I recently read a book about friendship.  We all have friends at different levels and they range from mere acquaintances to the people you trust to hold your deepest thoughts, hopes and dreams.


My biggest take away is that all these friends serve different roles and purposes for us, and we for them.

No one person can be all things for us. 

Nope, not even our husband.  It is so unfair to put all our expectations on just one person.  Not only that, but the idea of having one best friend is ridiculous.  We should allow for multiple best friends.

This particular insight is extremely helpful with a 9-year old girl whose friendships seem to fluctuate with some rapidity.  Not to mention a mom who frequently laments not having that one friend to share absolutely everything with.

Think about the roles your current friends play for you.  When you are feeling discouraged or sad do you know just the friend to call?  When you are in need of some reinforcement and advice do you know the friend to call?  When you have something to celebrate do you know just the friend to call who is genuinely happy for you?


All of our relationships shift to some degree over time.  And that’s OK!  It’s only natural for our relationships to transform when outer or inner circumstances change.  What’s important is to be able to recognize two things.

The first is to recognize when a relationship is no longer serving you.  I’m not talking slash and burn any relationship that has challenges or doesn’t “look balanced” on the outside.  I have a dear, dear friend and whenever we get together I am the one making the plans and inviting her.  After a while, I got really annoyed about this.  But I realized that planning is not her thing, and after I spend time with her—I feel AMAZING!  So this relationship is a keeper for me.  I am referring to the relationships that are wearing you out, that you still maintain contact or more out of obligation or habit or proximity.

The second, is that as simple and easy as it may appear to make friends when we are young; as an adult there are times when you just have to go out there and find the friendships you are looking for.  My ring of friends looks drastically different now than it did even 5 years ago.  I had a very difficult time accepting that friends I thought I would have for life, all of a sudden didn’t know what to do with me.  So instead of lamenting about how lonely I was and how nobody “gets” me, I fostered new friendships.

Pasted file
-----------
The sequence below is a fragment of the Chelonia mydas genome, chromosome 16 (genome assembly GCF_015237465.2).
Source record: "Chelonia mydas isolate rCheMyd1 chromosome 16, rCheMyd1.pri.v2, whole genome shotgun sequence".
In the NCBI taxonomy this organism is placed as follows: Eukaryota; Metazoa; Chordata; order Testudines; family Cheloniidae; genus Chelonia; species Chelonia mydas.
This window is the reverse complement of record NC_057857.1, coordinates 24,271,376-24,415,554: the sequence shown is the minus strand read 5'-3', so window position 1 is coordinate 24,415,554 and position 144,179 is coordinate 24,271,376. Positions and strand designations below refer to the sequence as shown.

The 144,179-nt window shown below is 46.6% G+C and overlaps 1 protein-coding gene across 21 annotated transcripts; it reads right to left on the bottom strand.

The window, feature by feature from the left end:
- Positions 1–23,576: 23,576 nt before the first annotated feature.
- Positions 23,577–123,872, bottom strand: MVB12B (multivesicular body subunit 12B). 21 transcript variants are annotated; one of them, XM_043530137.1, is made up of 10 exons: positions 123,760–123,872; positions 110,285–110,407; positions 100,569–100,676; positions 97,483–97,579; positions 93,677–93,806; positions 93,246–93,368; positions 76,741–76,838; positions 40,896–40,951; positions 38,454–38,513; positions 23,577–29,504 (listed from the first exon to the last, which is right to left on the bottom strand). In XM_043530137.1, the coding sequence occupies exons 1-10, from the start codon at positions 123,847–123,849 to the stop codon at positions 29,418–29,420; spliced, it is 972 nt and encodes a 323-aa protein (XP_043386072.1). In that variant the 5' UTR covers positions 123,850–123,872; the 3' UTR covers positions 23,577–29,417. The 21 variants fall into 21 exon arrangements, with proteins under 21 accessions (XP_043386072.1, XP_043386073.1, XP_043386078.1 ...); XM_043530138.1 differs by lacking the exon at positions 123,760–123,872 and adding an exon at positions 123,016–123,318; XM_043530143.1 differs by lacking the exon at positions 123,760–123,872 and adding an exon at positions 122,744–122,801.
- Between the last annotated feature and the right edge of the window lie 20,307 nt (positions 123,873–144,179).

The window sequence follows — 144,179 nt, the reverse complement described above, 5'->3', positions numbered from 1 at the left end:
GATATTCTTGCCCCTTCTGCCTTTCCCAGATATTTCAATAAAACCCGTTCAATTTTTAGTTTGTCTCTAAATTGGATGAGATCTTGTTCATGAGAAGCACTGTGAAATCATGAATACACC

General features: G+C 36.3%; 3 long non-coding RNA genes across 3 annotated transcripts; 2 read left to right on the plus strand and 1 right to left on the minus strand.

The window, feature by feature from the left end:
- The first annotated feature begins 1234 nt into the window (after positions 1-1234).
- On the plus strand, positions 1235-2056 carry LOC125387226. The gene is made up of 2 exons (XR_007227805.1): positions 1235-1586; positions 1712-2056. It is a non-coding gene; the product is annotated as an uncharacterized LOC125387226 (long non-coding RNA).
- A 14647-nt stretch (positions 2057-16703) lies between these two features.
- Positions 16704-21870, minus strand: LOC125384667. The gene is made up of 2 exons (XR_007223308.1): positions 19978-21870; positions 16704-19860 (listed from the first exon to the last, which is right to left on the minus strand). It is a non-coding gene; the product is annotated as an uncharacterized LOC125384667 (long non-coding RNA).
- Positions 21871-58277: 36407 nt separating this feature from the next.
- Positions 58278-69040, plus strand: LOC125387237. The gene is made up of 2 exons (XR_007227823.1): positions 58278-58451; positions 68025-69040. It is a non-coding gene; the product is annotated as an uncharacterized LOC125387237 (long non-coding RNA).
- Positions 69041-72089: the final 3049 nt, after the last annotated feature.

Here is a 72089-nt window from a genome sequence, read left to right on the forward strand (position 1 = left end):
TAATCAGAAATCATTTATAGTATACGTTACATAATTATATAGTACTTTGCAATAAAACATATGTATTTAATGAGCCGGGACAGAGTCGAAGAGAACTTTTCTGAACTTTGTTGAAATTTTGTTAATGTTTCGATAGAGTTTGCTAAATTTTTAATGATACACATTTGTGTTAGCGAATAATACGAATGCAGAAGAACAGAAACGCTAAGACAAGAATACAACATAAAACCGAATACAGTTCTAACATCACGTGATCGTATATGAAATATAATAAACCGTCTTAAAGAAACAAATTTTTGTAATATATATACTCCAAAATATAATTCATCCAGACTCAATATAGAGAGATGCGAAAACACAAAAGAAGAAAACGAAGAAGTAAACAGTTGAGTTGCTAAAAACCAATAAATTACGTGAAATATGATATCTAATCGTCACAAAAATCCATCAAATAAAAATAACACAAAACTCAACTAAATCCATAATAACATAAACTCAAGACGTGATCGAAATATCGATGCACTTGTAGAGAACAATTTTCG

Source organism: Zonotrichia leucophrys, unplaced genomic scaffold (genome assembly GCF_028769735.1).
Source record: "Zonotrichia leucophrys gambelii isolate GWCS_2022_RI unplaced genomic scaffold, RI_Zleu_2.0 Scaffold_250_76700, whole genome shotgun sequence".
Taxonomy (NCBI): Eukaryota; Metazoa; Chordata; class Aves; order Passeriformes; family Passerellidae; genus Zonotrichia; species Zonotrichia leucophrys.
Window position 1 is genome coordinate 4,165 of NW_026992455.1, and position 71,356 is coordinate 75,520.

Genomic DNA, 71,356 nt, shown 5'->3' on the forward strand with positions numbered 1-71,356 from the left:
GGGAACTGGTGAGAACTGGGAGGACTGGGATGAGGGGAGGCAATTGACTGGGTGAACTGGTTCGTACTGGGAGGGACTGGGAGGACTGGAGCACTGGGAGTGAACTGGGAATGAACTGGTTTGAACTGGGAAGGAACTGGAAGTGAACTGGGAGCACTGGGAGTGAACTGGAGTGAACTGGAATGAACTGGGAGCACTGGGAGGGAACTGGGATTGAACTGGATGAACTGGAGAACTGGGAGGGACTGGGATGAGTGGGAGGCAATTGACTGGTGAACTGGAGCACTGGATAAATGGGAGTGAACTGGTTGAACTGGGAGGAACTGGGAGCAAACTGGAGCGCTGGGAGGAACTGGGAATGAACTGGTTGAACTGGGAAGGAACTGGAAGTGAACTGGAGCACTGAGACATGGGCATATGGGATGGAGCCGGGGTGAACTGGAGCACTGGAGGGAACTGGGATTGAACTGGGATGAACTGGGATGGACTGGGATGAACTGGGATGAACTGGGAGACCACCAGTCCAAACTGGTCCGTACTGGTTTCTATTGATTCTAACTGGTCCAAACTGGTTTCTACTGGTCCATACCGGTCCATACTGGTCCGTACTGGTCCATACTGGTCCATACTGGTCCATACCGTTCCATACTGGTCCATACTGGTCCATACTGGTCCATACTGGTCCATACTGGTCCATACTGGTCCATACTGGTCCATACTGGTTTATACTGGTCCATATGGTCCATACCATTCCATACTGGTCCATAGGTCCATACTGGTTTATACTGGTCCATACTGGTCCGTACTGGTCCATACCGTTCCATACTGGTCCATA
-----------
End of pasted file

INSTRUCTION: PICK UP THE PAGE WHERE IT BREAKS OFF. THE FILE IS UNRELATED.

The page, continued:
Between kids, husbands, households, jobs and interests—cultivating friendships can fly right out the window.  Nurturing and maintaining friendships requires effort and commitment.  Many of us let our lives become so busy with work and other commitments that we don’t get around to scheduling time for pleasure and renewal with the friends, relatives and acquaintances we already have.  Since I choose to work from home, it is up to me to actively seek the kind of friendships I desire.

Be open to the women who cross your path or are even on the periphery.  You never know what friendship is lying in wait for you – you may be surprised.

Someone who may not appear to be your cup of tea, may very well be the woman who is your biggest supporter and cheerleader.

Keep your friendships strong by nurturing them on a regular basis. Meeting friends regularly for a walk or coffee, finding about how you can support them, sending them small gifts over intervals, a quick text or a handwritten card, sharing jokes with them, asking them to get together for an activity, and so many other things can help us strengthen our friendships.

A healthy support system will increase your level of joy, purpose, meaning and well-being.

Here’s what you can do today if you are feeling dissatisfied in your friend department.  Identify someone you would like to grab coffee with, call them and invite them to join you.  Chances are they’ve been meaning to do the same.